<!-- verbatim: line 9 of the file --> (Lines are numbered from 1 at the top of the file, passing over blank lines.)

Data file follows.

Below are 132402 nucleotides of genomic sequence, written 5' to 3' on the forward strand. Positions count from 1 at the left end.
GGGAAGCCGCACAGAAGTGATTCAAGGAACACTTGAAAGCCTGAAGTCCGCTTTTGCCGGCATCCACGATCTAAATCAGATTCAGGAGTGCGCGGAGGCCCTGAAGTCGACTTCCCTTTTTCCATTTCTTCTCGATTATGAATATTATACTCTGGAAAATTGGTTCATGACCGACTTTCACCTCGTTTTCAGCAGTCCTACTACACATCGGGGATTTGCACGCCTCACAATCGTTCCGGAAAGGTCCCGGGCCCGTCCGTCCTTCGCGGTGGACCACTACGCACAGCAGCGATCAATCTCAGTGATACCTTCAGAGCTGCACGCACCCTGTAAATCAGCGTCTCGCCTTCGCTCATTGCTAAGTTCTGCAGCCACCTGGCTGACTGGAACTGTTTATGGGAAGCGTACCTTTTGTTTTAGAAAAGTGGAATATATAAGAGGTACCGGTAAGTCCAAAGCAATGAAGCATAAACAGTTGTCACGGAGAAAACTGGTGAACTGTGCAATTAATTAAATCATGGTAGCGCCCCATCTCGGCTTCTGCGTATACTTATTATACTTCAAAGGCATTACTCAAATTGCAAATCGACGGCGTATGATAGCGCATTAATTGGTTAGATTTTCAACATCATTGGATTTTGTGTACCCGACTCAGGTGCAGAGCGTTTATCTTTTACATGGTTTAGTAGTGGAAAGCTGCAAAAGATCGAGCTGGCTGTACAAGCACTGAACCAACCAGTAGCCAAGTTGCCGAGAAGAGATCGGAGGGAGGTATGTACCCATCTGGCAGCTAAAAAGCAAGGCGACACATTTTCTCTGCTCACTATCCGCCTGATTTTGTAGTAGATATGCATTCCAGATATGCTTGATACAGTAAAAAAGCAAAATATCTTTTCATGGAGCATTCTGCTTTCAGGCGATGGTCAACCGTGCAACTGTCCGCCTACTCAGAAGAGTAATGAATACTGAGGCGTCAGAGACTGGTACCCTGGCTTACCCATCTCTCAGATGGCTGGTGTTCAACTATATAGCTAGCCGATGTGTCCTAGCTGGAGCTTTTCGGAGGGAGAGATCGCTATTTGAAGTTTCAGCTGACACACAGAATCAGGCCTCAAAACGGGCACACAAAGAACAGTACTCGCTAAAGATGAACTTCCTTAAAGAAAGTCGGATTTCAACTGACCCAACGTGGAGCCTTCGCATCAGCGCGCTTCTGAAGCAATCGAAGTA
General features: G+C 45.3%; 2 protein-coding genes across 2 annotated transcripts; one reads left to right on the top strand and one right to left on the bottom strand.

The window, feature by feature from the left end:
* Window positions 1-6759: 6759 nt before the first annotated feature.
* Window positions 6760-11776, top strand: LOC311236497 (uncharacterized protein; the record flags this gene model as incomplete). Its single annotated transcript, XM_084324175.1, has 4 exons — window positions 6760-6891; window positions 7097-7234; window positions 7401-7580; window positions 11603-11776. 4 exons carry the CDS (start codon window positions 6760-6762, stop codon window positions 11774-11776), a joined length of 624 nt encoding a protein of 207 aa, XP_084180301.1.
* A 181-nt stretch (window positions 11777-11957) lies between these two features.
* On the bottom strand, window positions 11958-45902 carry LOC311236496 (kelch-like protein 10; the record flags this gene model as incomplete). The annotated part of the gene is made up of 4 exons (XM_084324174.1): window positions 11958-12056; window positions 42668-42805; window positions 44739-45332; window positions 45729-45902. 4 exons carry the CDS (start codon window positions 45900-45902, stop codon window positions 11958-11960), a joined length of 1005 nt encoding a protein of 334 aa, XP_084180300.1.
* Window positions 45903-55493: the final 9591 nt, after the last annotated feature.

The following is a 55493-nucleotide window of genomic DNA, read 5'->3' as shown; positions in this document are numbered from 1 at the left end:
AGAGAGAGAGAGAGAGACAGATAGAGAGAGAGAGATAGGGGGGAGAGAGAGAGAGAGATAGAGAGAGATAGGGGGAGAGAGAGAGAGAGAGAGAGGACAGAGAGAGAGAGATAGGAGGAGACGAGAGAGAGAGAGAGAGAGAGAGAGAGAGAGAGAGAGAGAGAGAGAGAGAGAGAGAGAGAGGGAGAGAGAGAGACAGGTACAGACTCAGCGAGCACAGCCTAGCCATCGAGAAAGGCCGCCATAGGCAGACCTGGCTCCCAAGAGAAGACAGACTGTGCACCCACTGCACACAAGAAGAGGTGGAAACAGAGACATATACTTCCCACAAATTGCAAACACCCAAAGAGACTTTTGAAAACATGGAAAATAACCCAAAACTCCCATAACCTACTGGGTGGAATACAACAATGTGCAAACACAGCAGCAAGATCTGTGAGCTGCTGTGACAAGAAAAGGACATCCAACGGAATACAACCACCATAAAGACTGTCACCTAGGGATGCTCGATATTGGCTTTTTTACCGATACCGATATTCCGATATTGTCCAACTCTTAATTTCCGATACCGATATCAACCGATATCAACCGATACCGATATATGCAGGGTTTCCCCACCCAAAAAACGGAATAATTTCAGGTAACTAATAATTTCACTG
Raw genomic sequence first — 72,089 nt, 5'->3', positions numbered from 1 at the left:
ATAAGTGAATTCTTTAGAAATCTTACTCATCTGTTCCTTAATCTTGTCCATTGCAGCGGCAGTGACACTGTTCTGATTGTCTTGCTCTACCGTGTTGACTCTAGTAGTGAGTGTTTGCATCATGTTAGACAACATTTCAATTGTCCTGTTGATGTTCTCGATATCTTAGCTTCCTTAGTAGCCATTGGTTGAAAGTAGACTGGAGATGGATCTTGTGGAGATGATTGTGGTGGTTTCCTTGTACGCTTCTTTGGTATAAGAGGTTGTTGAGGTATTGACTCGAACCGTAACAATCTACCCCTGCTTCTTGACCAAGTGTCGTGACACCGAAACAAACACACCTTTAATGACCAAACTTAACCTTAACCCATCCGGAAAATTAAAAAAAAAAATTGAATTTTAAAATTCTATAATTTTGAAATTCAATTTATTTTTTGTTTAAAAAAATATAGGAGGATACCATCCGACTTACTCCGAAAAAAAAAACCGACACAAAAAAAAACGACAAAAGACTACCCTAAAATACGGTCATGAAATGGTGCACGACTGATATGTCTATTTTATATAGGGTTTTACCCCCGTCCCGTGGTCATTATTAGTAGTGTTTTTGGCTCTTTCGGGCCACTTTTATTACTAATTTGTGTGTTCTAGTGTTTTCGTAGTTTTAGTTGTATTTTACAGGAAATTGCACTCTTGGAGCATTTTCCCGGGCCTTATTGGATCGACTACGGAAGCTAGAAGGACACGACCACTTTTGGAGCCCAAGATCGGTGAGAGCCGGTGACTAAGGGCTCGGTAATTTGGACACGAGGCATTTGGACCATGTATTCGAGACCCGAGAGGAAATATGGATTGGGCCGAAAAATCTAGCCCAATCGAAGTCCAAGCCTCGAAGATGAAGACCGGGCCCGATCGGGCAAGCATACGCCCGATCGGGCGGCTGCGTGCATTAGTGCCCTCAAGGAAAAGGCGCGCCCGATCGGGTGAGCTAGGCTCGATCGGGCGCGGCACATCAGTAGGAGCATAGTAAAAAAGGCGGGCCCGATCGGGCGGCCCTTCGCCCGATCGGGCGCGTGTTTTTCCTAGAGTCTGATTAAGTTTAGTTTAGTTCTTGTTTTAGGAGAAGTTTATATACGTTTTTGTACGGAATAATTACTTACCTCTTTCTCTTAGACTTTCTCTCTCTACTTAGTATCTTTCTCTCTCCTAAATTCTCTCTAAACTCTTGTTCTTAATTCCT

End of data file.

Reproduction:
* Window positions 45903-55493: the final 9591 nt, after the last annotated feature.